Bellevue Hospital (est. 1736) located in NYC, New York is the oldest hospital in America. It first opened just four years after the birth of George Washington and 40 years before the signing of the Declaration of Independence. The hospital traces its origin from New York’s first permanent almshouse which was a two-story building built in 1736 on the city common, now City Hall Park.
In 1798, the city purchased Belle Vue farm, a property near the East River several miles north of the settled city, which had been used to quarantine the sick during a series of yellow fever outbreaks. The hospital was formally named Bellevue Hospital in 1824, In 1799, the hospital became the first in the US to open a maternity ward. In 1867, the physicians from the hospital were also the first to report that TB was a preventable disease. The hospital can handle 30,000 inpatients, 105,000 emergency visits, and 460,000 outpatient clinic visits per year. Bellevue has an academic affiliation with the New York University School of Medicine, which enhances the quality of care provided to Bellevue patients. Bellevue is the medical facility for dignitaries visiting New York City, including the President of the United States and United Nations diplomats.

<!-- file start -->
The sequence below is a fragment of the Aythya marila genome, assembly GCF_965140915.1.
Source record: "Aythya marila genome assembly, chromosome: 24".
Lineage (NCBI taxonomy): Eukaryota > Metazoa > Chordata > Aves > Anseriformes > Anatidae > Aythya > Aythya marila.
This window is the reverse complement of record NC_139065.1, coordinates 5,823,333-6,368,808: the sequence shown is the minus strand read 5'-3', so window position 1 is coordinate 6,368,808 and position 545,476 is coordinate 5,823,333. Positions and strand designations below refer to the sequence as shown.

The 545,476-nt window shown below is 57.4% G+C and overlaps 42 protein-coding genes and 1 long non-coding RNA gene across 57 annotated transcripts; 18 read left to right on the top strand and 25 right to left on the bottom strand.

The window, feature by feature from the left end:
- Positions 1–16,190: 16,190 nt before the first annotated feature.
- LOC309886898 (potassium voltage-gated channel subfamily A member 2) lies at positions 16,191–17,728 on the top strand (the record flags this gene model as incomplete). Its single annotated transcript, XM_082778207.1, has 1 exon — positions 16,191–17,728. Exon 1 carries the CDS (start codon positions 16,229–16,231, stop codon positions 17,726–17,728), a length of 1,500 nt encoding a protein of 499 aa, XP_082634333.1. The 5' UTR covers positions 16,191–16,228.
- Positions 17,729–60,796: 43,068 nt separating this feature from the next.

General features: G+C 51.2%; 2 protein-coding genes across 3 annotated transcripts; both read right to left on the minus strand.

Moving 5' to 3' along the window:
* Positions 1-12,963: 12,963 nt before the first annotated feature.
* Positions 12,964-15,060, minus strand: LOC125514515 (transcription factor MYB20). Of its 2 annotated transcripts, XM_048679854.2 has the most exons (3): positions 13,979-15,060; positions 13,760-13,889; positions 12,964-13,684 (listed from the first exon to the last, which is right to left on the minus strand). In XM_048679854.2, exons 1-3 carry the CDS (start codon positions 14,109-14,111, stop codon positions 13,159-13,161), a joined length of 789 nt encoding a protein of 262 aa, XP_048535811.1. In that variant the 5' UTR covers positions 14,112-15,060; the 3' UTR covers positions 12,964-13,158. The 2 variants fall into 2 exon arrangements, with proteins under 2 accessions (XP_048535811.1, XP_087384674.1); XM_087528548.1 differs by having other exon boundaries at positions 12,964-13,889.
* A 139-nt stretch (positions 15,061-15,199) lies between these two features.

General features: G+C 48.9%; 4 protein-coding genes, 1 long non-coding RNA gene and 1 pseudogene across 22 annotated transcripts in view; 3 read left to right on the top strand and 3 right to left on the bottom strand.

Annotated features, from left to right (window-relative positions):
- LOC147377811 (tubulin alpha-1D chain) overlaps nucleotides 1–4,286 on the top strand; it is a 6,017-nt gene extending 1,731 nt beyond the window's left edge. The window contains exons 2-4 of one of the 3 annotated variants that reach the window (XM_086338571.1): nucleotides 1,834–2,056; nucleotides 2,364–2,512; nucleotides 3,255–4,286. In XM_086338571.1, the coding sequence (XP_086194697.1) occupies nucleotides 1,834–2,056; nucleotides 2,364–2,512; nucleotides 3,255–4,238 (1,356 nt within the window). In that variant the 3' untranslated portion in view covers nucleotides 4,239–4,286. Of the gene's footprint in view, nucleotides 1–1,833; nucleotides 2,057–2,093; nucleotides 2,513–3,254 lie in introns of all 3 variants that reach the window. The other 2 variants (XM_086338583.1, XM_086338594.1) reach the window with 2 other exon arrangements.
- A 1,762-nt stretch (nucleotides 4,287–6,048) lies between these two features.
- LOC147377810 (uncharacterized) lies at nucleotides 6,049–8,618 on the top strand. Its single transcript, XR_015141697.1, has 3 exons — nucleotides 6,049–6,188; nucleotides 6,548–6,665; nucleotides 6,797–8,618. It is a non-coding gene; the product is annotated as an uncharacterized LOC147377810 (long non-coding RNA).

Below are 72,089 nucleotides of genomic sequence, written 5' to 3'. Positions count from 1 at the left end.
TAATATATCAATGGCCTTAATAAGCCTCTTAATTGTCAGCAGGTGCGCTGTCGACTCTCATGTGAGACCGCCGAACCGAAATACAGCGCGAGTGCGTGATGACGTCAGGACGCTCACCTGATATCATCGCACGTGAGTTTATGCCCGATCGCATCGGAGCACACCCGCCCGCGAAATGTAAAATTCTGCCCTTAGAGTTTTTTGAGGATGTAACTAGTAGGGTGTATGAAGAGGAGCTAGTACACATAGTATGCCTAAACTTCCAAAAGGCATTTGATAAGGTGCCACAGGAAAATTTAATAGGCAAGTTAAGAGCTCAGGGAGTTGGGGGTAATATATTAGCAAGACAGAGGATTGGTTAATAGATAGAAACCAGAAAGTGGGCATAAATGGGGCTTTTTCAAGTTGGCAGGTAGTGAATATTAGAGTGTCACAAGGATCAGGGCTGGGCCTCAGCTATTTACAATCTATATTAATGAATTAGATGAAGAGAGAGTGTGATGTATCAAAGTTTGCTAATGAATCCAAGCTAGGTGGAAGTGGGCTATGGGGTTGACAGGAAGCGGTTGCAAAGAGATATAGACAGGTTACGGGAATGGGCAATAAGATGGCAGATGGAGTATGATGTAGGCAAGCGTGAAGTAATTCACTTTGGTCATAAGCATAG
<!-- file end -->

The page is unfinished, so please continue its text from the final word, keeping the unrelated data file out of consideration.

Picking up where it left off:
Bellevue has defined the standard of practice for microsurgical replantation of hands, fingers and limbs as well as brain and spinal cord injuries. Its Geriatric Ambulatory Care Program is among the largest in the nation, caring for more than 5,000 seniors annually. In perinatal care, NYC Health + Hospitals/Bellevue is the Regional Perinatal Center for the 11 hospitals within the health system.